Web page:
In the end, the game ran a little long, but it was fun.  And even @Farmerlenny will grudgingly admit he enjoyed himself, despite the FFG logo on the box.

Monday:

We skip ahead to monday, where I spent all day with my family eating food, going mini-golf, and playing games.

Dixit: I’ve been trying to get this one out with my family for a while now.  I actually borrowed it from @Farmerlenny but the stars have just not aligned.  Fortunately monday was the opportune moment, as we had 7 adults and my sister was feeling sick from her pregnancy, and thus fairly confined to the couch.  We whipped up a couple house rules to make the game work with 7 players (mostly just pen and paper instead of the voting tokens) and got underway.  Though at first people were hesitant about their descriptions, everyone soon got into it and were coming up with some pretty clever stuff.  Everyone had a lot of fun, and I even enjoyed the game more than I expected to.  It was a blast, and now I’ll probably have to nab my own copy (perhaps of Dixit Odyssey with enough tokens for 12player).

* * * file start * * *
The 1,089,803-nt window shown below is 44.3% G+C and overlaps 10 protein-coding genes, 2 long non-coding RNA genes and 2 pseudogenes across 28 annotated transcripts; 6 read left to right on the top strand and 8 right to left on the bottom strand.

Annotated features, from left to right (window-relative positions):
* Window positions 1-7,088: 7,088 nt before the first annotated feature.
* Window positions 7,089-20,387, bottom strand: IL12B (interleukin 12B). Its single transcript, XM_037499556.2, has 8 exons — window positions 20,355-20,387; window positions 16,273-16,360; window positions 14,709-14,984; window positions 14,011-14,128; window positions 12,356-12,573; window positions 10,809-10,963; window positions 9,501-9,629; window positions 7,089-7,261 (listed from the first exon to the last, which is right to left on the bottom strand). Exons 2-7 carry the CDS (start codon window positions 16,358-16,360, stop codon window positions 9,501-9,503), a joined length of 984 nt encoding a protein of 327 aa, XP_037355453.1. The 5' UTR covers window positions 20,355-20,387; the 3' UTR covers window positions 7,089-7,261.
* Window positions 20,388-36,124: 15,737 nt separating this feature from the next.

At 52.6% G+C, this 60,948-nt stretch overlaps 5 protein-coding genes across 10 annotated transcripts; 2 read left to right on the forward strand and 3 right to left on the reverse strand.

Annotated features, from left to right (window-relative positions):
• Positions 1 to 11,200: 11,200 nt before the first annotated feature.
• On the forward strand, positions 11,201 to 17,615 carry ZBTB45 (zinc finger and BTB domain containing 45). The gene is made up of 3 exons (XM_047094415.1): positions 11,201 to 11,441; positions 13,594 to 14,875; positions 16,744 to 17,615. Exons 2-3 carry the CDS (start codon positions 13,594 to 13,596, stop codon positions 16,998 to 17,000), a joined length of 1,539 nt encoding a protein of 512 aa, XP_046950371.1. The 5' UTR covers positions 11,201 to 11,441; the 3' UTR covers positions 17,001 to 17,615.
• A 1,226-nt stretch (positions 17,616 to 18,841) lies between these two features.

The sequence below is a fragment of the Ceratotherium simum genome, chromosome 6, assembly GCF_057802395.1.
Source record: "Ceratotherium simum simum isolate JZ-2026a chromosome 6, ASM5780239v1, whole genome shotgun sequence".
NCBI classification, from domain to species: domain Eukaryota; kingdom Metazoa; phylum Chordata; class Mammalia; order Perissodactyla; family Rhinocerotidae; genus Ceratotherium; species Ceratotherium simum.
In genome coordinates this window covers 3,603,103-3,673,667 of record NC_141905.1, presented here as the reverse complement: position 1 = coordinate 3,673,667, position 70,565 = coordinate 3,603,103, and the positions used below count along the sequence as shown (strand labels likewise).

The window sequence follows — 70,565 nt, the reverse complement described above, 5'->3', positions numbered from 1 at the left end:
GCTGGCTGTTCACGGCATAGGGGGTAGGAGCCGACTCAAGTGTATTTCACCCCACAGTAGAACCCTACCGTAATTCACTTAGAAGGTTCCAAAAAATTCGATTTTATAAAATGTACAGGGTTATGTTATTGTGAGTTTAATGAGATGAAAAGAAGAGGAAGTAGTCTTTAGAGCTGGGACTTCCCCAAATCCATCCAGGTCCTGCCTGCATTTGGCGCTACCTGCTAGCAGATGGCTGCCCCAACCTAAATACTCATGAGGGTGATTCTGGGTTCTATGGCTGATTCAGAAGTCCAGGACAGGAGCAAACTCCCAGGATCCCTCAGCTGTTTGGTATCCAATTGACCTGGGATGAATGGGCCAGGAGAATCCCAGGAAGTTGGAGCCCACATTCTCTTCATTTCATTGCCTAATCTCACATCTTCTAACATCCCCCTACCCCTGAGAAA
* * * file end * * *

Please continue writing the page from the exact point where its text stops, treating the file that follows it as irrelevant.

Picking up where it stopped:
Ticket to Ride: In a lull, my wife and I pulled out Ticket to Ride for a quick game before dinner.  We decided to mix things up; instead of the standard way of dealing out tickets, we each just grabbed 6 tickets and had to keep all of them.  It was an interesting dynamic; with 6 tickets you’re much more likely to get an even mix of long and short routes, but you may not even have enough trains to complete all the routes.  You have to pick and choose your most valuable ones, or work really hard for the most efficient route if you’re going to hit them all.  You can’t take lengthy detours to score on 6-length routes, and your opponent may take that one shortcut that you need to pull everything together.  It was pretty fun, and we may try that variant again next time we play.

Futurewolfie loves epic games, space, and epic games set in space. You’ll find him rolling fistfuls of dice, reveling in thematic goodness, and giving Farmerlenny a hard time for liking boring stuff.